I recently tried a candy I'd never had before called Zotz. It was a pretty standard "new candy" experience: First, I finger-wrestled with unfamiliar packaging until I finally managed to rip it open in what is clearly the incorrect fashion, liberating the sweet and sticky detritus all over my lap. Then, I popped one in my mouth, mused briefly as to whether this was a "suck" or "chew" situation, and made the wrong choice for the second time in less than a minute. Finally, as the sugar and sour-dust exploded across my tongue, my brain ejaculated a single thought:
"This is an interesting take on the Warhead."
And that is the moment I realized that modern candy is bullshit. Why? Well, it's quite simple (you idiot) ...
The Candy Industry Sucks At Innovation
You don't need to conduct a comprehensive survey of the modern candy selection to see that it has stalled the fuck out, creatively. Don't take my word for it -- the entire industry is known for its inability to innovate. Most candies can be described in one of three basic categories:
First, you got your chocolate family, which starts with a chocolate base and mixes and matches nougat, caramel, wafer, and peanuts and includes Snickers, Milky Way, Reese's, and everything Hershey has ever done. Then you got your pure sugar candies, which are just wads of corn-syrup-paste of varying density and elasticity that all promise to be flavored after some kind of fruit or spice but really just include one tiny facet of the flavor they promise to deliver. This includes Skittles, Jolly Ranchers, Starburst, etc. They come in two broad varieties: sour and not sour -- and sour is better.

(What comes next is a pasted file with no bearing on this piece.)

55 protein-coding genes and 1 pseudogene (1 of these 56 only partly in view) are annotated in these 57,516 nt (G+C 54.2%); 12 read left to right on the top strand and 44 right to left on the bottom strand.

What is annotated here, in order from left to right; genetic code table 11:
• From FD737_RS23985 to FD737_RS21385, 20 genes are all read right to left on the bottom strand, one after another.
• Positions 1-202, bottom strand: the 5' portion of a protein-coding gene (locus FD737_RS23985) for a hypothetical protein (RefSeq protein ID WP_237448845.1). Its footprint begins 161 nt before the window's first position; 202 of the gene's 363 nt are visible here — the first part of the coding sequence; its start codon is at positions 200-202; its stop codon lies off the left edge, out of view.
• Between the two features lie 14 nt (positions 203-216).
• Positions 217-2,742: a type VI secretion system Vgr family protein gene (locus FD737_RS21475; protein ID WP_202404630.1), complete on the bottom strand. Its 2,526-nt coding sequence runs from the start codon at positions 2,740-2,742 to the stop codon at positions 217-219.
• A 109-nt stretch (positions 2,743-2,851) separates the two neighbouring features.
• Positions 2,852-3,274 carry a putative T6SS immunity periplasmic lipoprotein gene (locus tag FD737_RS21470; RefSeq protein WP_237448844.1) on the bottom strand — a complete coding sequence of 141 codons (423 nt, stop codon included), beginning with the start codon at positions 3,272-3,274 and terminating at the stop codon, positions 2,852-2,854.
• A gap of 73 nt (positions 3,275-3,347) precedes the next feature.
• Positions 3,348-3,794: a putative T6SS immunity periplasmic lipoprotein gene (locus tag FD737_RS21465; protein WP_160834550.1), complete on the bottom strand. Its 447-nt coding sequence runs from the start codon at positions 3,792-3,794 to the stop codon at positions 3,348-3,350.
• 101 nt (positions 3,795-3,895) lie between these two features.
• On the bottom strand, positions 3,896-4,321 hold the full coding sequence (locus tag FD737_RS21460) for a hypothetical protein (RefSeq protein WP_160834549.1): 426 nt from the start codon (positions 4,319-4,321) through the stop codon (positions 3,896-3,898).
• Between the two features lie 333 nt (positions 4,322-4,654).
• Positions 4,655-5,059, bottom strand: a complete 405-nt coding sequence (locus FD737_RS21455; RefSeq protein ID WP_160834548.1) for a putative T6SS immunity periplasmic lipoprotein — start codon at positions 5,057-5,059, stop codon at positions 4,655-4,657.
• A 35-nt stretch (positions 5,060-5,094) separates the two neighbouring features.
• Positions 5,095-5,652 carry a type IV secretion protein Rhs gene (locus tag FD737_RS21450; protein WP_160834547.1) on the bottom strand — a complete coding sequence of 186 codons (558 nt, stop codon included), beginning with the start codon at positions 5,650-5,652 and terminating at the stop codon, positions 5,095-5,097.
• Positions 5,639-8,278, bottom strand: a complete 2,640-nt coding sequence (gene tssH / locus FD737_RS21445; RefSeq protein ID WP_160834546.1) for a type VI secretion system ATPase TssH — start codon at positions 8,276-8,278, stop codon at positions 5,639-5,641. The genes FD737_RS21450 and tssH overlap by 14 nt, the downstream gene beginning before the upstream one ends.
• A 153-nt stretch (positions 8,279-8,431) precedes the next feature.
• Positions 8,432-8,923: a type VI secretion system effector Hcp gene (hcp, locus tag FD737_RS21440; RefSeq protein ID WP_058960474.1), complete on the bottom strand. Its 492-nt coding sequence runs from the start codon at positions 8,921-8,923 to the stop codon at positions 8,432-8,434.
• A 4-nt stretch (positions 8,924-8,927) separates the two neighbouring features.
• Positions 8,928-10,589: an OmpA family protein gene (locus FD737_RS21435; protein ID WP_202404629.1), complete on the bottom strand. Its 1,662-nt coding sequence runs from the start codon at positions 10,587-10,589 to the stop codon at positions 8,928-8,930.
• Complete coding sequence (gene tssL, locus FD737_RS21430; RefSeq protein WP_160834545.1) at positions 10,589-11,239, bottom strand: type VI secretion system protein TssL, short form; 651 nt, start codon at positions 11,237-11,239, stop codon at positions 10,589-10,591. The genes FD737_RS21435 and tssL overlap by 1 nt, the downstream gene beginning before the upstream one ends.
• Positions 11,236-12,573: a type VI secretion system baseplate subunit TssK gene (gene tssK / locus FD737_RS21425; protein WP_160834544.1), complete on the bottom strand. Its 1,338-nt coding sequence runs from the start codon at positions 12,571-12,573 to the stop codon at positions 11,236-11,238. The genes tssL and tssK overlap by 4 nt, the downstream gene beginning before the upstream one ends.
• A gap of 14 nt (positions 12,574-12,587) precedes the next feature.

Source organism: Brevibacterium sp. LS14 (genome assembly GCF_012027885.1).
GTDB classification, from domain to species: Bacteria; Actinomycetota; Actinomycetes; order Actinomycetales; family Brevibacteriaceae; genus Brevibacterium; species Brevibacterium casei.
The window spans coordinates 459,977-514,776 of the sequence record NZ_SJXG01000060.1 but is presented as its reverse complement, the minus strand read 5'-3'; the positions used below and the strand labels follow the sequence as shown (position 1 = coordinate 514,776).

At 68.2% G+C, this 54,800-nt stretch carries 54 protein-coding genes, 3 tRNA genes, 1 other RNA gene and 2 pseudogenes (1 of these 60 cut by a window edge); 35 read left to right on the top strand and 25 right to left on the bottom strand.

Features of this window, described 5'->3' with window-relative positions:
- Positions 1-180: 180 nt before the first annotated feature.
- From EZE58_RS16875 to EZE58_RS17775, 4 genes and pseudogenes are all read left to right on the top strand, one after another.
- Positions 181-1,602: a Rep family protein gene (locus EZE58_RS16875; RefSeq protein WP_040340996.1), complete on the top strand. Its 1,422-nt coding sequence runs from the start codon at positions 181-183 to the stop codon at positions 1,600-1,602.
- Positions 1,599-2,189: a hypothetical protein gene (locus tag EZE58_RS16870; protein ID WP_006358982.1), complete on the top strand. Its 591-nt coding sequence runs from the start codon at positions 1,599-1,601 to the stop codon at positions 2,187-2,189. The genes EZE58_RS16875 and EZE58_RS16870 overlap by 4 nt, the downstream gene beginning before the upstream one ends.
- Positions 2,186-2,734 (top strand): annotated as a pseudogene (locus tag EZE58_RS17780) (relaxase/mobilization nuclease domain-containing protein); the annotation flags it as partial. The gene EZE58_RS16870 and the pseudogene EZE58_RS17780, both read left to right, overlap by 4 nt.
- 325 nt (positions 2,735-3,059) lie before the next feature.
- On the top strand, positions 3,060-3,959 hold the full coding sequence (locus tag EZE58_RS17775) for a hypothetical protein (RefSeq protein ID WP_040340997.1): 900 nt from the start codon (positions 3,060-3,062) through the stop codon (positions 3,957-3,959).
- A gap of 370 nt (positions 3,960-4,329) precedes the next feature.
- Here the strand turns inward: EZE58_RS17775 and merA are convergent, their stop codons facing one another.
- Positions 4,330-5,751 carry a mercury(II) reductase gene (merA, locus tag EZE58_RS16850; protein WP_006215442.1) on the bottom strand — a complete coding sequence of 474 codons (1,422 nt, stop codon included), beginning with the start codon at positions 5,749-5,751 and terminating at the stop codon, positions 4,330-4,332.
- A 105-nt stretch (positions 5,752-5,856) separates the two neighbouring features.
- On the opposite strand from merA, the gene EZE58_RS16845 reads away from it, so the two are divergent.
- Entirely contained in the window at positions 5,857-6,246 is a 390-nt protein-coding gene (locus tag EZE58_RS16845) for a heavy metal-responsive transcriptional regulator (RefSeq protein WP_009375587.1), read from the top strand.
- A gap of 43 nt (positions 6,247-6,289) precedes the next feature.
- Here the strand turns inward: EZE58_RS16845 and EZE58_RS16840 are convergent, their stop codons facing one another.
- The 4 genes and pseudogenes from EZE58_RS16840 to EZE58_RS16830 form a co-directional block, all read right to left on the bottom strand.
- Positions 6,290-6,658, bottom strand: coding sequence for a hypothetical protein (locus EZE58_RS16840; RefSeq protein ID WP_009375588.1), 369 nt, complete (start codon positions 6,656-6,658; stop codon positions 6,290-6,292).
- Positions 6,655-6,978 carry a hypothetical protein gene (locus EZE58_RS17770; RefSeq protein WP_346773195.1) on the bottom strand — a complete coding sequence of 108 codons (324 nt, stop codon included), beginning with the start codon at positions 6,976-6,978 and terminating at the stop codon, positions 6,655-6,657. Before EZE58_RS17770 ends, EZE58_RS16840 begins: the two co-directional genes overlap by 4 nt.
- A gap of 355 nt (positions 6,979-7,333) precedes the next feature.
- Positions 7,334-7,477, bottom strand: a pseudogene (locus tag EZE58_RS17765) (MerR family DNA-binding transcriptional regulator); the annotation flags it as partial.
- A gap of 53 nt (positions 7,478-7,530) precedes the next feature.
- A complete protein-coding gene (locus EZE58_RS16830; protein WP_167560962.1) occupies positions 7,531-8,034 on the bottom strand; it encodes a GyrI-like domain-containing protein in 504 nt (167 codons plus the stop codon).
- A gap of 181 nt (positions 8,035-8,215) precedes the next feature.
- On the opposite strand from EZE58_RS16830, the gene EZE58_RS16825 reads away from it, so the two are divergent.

And then, finally, you have your exotic candies, which might contain fruit or weird nuts you've never heard of and cost three times as much as normal candy so you buy them only when you're trying to fuck someone (Godiva, Toblerone, and so on).
To be frank, I find this lack of variety unacceptable. What if there were only three types of movies, and they were all re-releases of movies that first came out when your grandfather was a kid? You'd be furious. You'd ramp the gates of your movie theater in a motorcycle and rip the projection screen to shreds. You'd string the ushers up by their necks in the town square. You'd burn the Weinstein mansion to the motherfucking ground and burn a pile of Spy Kids DVDs in effigy. And yet, for candy, we endure this injustice.
Need I remind you that we are America? We put a man on the moon. And then we spent the next 50 years comparing that accomplishment to the pettiest bullshit we could think of.
We are a nation of equal parts innovators and people who will use innovation to shame other innovators for not innovating hard enough. And you're telling me that this is the best candy we have to offer? Really?
I had to know why. I had to know where we went wrong. So I began researching, and I discovered that ...
Your Favorite Candies Are Byproducts Of Prohibition
In early-19th-century America, candy was expensive. I'm talking gold-plated carriage, own-your-own-house, all-your-original-teeth expensive. The closest thing kids had to candy was molasses-sweetened pudding, which sounds like something Santa Claus would leave in the stocking of a serial killer. But in 1847, a pharmacist named Oliver Chase invented a small hand-operated machine that pressed out sugar-lozenges. He had a bunch of sugar lying around because he'd been using it to hide the taste of the grosser medicines, and then he decided to sell his lozenges to sooth the throat or settle the stomach. He sold the machines, and candy became pretty popular: By the time the Civil War hit, soldiers were carrying candy in their pockets along with bullets and food, and we soon replaced the hand-operated candy machines with steam-powered ones to pump out those sugar wads faster.